Emory med students learn health risks of climate change

By Emily Jones

This coverage is made possible through a partnership with WABE and Grist, a nonprofit, independent media organization dedicated to telling stories of climate solutions and a just future.

Emory Medical School’s administration is making climate change a formal part of its curriculum.

It’s the culmination of several years of student-led efforts to ensure Emory’s future doctors learn about the growing health impact of a warming planet, because climate change doesn’t just bring hotter weather and more extreme storms. It also makes many health issues worse – issues that doctors need to recognize and treat.

Those issues were top of mind for second-year medical student Irene Liu when she was applying to medical schools. She had been interested in climate advocacy for a long time, and wanted to find a school where she could focus on the environment – but that didn’t work out.

“I didn’t find a medical school with that specific track, so I really didn’t expect to learn about it at all,” Liu said.

But when she got to Emory, she found out students were already working on it.

Fourth-year student Ben Rabin was concerned with climate change when he started the medical school several years before Liu, because climate change affects health in so many ways. Air pollution drives strokes and asthma, preterm births, low birth-weight babies and mosquito-borne diseases, not to mention the mental health impact of worsening hurricanes and wildfires.

But lectures rarely mentioned the added risks and complications from climate change.

By the time Liu got to Emory, Rabin and classmate Emaline Laney had worked with faculty to weave climate change into the standard things that all medical students learn, not just those who choose a particular class or track.

“So for example, we learn a lot about kidney injury, and kidney failure,” Rabin said. “And so we wanted to talk about what are some of the risks of extreme heat?”

He said it’s easier to get dehydrated when it’s very hot, and that can lead to kidney failure.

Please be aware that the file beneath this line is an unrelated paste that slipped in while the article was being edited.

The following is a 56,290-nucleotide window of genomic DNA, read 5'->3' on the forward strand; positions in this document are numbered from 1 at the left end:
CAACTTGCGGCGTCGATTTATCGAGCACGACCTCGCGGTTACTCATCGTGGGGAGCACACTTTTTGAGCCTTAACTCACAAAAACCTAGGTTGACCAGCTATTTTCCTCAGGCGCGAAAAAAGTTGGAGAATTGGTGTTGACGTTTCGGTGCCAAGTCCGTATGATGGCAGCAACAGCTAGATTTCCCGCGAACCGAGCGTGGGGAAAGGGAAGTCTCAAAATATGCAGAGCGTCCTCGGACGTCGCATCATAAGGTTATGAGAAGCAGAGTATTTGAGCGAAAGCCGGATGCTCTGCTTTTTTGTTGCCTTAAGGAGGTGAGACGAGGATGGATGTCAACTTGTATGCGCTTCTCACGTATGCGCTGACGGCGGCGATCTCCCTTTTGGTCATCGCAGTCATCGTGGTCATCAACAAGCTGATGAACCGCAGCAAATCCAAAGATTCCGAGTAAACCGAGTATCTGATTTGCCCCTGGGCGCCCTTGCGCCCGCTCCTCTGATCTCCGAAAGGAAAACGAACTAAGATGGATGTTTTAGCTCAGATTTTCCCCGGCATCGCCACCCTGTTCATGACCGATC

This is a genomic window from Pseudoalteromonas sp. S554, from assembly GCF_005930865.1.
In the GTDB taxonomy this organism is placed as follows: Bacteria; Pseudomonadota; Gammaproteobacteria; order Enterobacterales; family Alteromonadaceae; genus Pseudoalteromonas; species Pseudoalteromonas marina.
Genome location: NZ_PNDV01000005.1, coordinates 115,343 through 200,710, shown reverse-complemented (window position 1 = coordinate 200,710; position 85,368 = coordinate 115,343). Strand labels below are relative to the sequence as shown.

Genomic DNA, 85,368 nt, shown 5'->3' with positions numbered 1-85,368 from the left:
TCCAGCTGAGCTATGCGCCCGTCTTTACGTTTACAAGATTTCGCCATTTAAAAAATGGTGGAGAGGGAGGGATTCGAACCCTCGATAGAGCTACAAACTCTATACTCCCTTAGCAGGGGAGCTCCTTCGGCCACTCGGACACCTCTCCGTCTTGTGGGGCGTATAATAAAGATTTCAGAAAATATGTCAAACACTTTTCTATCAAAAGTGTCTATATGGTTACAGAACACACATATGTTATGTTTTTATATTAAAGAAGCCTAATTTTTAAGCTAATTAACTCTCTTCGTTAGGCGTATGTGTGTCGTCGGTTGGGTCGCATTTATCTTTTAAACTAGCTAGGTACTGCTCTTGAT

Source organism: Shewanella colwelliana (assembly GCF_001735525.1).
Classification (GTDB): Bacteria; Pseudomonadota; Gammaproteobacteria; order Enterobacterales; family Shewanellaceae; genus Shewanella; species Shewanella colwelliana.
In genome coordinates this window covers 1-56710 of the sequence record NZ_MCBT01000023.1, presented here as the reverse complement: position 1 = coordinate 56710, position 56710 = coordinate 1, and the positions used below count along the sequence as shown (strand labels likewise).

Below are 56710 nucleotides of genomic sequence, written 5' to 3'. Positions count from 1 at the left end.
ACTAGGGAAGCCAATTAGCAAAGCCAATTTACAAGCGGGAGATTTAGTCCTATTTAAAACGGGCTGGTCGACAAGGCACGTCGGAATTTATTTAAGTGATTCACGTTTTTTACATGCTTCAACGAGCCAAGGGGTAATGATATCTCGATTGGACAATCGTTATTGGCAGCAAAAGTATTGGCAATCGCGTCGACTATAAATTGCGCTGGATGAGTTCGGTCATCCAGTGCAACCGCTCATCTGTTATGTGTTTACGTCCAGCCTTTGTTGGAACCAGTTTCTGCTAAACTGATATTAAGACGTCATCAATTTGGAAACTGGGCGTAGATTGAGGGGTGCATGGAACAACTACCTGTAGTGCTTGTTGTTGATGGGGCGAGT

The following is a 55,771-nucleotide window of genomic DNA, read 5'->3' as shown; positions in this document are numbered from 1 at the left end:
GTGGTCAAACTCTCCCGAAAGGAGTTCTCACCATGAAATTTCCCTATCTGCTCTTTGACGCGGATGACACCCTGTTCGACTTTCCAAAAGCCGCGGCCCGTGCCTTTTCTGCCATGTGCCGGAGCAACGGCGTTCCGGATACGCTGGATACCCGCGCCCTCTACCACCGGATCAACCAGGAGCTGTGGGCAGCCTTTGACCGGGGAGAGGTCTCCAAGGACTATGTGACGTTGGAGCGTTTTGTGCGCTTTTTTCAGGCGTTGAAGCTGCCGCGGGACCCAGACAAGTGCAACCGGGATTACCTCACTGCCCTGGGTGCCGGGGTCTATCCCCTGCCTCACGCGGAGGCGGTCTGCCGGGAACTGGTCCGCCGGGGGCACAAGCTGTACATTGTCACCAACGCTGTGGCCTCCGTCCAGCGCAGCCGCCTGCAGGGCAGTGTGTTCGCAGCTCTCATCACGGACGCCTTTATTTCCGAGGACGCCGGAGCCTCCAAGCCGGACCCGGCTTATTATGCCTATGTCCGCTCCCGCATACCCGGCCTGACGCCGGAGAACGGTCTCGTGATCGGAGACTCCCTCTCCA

Dr. Becca Philipsborn, the faculty advisor for the climate curriculum, said incorporating climate change into the existing curriculum makes sense because it’s “core knowledge,” not a separate issue.

She credited students for leading the effort.

“I would not have thought as a still junior faculty member to go to the med school and say, ‘This is what we need to be teaching the students,’ ” Philipsborn said. “But the students had that vision, they came forward with the demand and said, ‘This is the greatest health challenge of our time, we need to be learning about it.’ ”

More and more medical schools are teaching students about climate change, according to Dr. Georges Benjamin, executive director of the American Public Health Association.


He said students often drive changes like this. They’ve pushed schools to better address racism and to incorporate telemedicine, and they’re leading the charge on climate change, too.

He said it’s especially important to teach this early in a doctor’s career.

“You can get physicians to be a little more holistic in their approach, and recognize these social determinants make a difference,” Benjamin said.

And he said it’s about more than just better treating patients.

“Physicians are influential in their community,” he said. “And so making sure they understand that [to] connect the dots for human health is important.”

That’s exactly what Liu is hoping – that discussions in doctors’ offices about the health impact of climate change can ultimately affect how society responds.

“I think that raising awareness to our patients about how air pollution and warming and wildfires are affecting your health and your children will have rippling effects,” she said. “I think I’ll hopefully motivate members in the community.”

Having these discussions in med school has had that effect on Liu. She called it eye-opening.

“It made me realize that there’s nothing within our health system that climate change doesn’t touch,” she said.

Emily Jones is a Grist reporter embedded in the WABE newsroom, covering environment and climate solutions. Previously, she managed the Savannah bureau for Georgia Public Broadcasting.